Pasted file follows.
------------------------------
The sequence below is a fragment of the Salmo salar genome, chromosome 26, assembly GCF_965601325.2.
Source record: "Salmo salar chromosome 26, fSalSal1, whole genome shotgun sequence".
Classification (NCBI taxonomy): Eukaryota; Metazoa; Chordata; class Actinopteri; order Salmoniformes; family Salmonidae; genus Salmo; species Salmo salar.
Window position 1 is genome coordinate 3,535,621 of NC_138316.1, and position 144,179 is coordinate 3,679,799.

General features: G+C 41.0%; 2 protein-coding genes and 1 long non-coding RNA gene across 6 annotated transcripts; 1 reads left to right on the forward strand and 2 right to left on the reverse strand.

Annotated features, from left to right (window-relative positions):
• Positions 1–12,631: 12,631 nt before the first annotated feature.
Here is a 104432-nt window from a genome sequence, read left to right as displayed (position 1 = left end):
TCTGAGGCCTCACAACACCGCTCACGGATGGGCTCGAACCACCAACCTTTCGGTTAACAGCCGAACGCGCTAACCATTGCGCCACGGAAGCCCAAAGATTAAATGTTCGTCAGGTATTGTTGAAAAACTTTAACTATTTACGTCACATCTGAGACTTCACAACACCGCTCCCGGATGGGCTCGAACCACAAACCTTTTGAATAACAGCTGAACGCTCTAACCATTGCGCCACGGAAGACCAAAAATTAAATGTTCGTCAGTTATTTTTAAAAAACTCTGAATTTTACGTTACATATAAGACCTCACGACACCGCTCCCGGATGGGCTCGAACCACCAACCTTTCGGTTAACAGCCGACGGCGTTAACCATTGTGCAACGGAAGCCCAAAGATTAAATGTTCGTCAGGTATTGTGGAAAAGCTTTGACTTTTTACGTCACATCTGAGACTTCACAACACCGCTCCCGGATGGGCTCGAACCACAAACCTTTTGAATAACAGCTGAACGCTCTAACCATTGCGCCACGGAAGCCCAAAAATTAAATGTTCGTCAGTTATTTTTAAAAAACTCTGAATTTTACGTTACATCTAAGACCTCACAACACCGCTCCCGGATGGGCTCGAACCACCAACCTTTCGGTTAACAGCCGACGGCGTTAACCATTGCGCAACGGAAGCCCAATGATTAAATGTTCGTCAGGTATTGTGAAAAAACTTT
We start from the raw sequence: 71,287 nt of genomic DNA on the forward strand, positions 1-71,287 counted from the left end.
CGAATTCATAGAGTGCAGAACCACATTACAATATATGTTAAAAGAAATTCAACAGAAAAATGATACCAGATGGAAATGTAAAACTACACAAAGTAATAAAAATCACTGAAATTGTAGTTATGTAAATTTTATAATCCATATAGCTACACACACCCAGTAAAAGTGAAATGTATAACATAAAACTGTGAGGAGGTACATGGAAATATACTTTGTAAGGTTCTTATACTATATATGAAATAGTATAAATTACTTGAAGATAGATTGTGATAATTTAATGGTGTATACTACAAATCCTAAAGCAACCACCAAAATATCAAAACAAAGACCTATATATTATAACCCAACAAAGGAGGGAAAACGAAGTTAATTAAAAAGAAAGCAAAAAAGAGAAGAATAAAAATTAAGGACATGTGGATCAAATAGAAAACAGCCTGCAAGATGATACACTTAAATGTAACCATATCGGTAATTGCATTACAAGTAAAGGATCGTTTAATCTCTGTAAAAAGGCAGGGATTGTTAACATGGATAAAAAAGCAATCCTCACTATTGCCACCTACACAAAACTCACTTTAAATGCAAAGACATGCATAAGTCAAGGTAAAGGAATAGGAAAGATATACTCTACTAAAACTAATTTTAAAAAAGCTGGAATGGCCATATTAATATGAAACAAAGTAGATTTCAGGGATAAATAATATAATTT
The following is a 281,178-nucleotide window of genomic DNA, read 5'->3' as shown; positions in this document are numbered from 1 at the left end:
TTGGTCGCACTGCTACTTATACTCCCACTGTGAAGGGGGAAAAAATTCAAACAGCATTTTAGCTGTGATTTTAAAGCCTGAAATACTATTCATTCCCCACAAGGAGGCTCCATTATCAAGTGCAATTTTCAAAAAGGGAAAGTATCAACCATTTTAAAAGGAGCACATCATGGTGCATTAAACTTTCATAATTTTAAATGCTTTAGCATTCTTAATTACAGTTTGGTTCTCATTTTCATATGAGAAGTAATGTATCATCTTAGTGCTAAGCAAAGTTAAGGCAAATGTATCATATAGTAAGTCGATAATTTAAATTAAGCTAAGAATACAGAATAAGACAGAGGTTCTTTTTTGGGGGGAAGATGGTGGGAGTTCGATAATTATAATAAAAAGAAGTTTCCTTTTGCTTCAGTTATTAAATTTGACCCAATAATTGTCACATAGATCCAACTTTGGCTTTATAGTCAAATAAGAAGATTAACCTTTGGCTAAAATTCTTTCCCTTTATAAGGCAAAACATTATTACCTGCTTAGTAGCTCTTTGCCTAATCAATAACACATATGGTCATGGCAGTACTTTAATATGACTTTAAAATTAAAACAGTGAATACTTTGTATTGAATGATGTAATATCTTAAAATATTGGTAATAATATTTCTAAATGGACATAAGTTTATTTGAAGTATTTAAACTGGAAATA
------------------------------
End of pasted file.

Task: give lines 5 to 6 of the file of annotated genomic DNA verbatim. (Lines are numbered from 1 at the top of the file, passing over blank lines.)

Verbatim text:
General features: G+C 41.0%; 2 protein-coding genes and 1 long non-coding RNA gene across 6 annotated transcripts; 1 reads left to right on the forward strand and 2 right to left on the reverse strand.

Annotated features, from left to right (window-relative positions):